There has been great consternation in recent days over the best way to select an interim school board member to complete the term of Marguerite Poindexter LaMotte, who died this month. The two of us, both former school board members, believe that LaMotte's former constituents would be best served if the board appointed a replacement for the remaining 18 months of her term rather than holding a special election.
One reason is the substantial length of time that LaMotte's district would be without representation while waiting for an election to take place. Even if the board were to decide this week to hold an election, the balloting couldn't be conducted until March. And after the first round of voting, if no single candidate were to win a majority — as often happens — there would be a second round, which means the winner probably couldn't be seated until June.
Such a scenario would leave students, parents and teachers in LaMotte's district voiceless for too long during a time when urgent issues are being decided by the board.
A second reason we favor an appointment is that an election, in addition to costing several million dollars in taxpayer money, would almost certainly favor a candidate with backing from moneyed interests. The last election brought us some of the most expensive school board campaigns in history, with outside money coming in from as far away as New York. An upset like those pulled off by Steve Zimmer and Monica Ratliff would be unlikely in such a rushed process because the public would have little time to question where the money was coming from. And because special elections tend to draw fewer voters than regular elections, the decision ultimately would be made by a very small group of the district's more than 300,000 constituents.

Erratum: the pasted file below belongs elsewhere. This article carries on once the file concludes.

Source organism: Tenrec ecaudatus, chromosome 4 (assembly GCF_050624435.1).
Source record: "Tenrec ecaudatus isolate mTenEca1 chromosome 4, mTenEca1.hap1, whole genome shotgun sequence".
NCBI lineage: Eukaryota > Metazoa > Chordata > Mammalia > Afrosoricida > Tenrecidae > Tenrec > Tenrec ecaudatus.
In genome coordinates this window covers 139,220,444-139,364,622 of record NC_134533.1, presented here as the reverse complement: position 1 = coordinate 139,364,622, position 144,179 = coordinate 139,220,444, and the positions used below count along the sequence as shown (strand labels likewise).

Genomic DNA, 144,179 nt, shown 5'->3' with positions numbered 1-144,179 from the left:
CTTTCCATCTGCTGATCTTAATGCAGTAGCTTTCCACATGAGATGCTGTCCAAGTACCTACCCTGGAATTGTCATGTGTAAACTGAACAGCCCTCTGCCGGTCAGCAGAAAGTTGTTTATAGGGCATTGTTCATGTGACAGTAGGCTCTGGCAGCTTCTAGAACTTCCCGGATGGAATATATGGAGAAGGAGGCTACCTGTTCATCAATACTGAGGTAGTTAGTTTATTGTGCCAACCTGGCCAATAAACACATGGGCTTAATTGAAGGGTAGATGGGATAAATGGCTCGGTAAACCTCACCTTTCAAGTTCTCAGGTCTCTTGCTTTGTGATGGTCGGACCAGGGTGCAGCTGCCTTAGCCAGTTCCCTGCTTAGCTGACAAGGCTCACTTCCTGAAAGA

Fortunately, history points the way to a better process. In 2006, when the school district needed to replace retiring Supt. Roy Romer, a selection committee was convened to screen candidates. The committee included then-Assemblyman Mark Ridley-Thomas; Robert Lawton, the president of Loyola Marymount University; and state Sen. Martha Escutia, among others. The committee screened applicants, narrowed the field and made a recommendation to the board.
A committee today might include such members as Rita Walters, Genethia Hayes, Diane Watson and Barbara Boudreaux, all of whom formerly represented District 1 on the school board. They know the job, and they are all still part of the community. The selection committee could set criteria, review applications and provide three options to the school board, which would then make an appointment.
Absent an appointment, we'll see if Megan Chernin has another $600,000 and Eli Broad and New York's Michael Bloomberg have another $1 million each they'll dedicate to influencing the election. We hope not. We're betting the families of District 1 would have better ideas for how that money could be spent on kids. Should we put that to a vote?
David Tokofsky, a former member of the L.A. Unified Board of Education, is an education strategist for the Associated Administrators of Los Angeles. After serving on the Board of Education, Jackie Goldberg went on to serve on the Los Angeles City Council.Copyright © 2014, Los Angeles Times